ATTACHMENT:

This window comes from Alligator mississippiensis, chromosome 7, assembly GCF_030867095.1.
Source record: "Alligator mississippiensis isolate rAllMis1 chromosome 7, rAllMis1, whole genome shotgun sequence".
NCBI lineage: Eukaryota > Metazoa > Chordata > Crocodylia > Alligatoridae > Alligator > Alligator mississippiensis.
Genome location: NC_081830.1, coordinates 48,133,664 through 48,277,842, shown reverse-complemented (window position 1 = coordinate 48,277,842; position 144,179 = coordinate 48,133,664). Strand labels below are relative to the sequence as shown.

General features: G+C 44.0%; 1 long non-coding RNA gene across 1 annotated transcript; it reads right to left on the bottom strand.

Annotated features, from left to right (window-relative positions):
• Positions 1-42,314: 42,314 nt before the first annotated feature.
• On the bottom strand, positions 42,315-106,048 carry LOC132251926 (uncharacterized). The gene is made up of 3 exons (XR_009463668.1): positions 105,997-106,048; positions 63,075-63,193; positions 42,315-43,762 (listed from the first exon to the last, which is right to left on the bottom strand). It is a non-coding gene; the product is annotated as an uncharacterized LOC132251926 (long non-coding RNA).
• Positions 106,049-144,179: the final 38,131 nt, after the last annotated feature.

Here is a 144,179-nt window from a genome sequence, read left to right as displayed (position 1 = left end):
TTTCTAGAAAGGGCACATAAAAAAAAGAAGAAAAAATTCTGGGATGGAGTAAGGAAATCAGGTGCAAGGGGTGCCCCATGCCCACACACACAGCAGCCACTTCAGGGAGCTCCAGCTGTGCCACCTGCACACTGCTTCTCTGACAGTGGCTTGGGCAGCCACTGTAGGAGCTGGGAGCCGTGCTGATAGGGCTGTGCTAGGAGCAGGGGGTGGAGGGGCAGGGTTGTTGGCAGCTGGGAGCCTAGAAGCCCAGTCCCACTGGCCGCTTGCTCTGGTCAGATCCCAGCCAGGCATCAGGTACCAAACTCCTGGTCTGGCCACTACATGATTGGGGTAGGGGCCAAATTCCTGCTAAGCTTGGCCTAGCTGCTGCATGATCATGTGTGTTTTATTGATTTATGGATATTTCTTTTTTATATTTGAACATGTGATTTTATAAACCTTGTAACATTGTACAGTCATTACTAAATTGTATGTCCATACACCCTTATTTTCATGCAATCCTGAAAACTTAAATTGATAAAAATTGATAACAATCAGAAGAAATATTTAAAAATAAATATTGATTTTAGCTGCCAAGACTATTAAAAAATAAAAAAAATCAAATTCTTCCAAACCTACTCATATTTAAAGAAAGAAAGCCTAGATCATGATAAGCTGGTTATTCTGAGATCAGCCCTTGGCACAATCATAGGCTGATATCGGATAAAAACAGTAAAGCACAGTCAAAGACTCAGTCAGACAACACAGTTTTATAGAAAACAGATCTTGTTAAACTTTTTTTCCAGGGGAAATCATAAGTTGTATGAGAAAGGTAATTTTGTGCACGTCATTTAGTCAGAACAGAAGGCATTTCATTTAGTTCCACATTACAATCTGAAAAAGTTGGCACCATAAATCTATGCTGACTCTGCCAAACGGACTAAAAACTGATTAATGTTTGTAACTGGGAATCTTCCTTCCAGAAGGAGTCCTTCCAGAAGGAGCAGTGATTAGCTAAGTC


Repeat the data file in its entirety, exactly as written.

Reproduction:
This window comes from Alligator mississippiensis, chromosome 7, assembly GCF_030867095.1.
Source record: "Alligator mississippiensis isolate rAllMis1 chromosome 7, rAllMis1, whole genome shotgun sequence".
NCBI lineage: Eukaryota > Metazoa > Chordata > Crocodylia > Alligatoridae > Alligator > Alligator mississippiensis.
Genome location: NC_081830.1, coordinates 48,133,664 through 48,277,842, shown reverse-complemented (window position 1 = coordinate 48,277,842; position 144,179 = coordinate 48,133,664). Strand labels below are relative to the sequence as shown.

General features: G+C 44.0%; 1 long non-coding RNA gene across 1 annotated transcript; it reads right to left on the bottom strand.

Annotated features, from left to right (window-relative positions):
• Positions 1-42,314: 42,314 nt before the first annotated feature.
• On the bottom strand, positions 42,315-106,048 carry LOC132251926 (uncharacterized). The gene is made up of 3 exons (XR_009463668.1): positions 105,997-106,048; positions 63,075-63,193; positions 42,315-43,762 (listed from the first exon to the last, which is right to left on the bottom strand). It is a non-coding gene; the product is annotated as an uncharacterized LOC132251926 (long non-coding RNA).
• Positions 106,049-144,179: the final 38,131 nt, after the last annotated feature.

Here is a 144,179-nt window from a genome sequence, read left to right as displayed (position 1 = left end):
TTTCTAGAAAGGGCACATAAAAAAAAGAAGAAAAAATTCTGGGATGGAGTAAGGAAATCAGGTGCAAGGGGTGCCCCATGCCCACACACACAGCAGCCACTTCAGGGAGCTCCAGCTGTGCCACCTGCACACTGCTTCTCTGACAGTGGCTTGGGCAGCCACTGTAGGAGCTGGGAGCCGTGCTGATAGGGCTGTGCTAGGAGCAGGGGGTGGAGGGGCAGGGTTGTTGGCAGCTGGGAGCCTAGAAGCCCAGTCCCACTGGCCGCTTGCTCTGGTCAGATCCCAGCCAGGCATCAGGTACCAAACTCCTGGTCTGGCCACTACATGATTGGGGTAGGGGCCAAATTCCTGCTAAGCTTGGCCTAGCTGCTGCATGATCATGTGTGTTTTATTGATTTATGGATATTTCTTTTTTATATTTGAACATGTGATTTTATAAACCTTGTAACATTGTACAGTCATTACTAAATTGTATGTCCATACACCCTTATTTTCATGCAATCCTGAAAACTTAAATTGATAAAAATTGATAACAATCAGAAGAAATATTTAAAAATAAATATTGATTTTAGCTGCCAAGACTATTAAAAAATAAAAAAAATCAAATTCTTCCAAACCTACTCATATTTAAAGAAAGAAAGCCTAGATCATGATAAGCTGGTTATTCTGAGATCAGCCCTTGGCACAATCATAGGCTGATATCGGATAAAAACAGTAAAGCACAGTCAAAGACTCAGTCAGACAACACAGTTTTATAGAAAACAGATCTTGTTAAACTTTTTTTCCAGGGGAAATCATAAGTTGTATGAGAAAGGTAATTTTGTGCACGTCATTTAGTCAGAACAGAAGGCATTTCATTTAGTTCCACATTACAATCTGAAAAAGTTGGCACCATAAATCTATGCTGACTCTGCCAAACGGACTAAAAACTGATTAATGTTTGTAACTGGGAATCTTCCTTCCAGAAGGAGTCCTTCCAGAAGGAGCAGTGATTAGCTAAGTC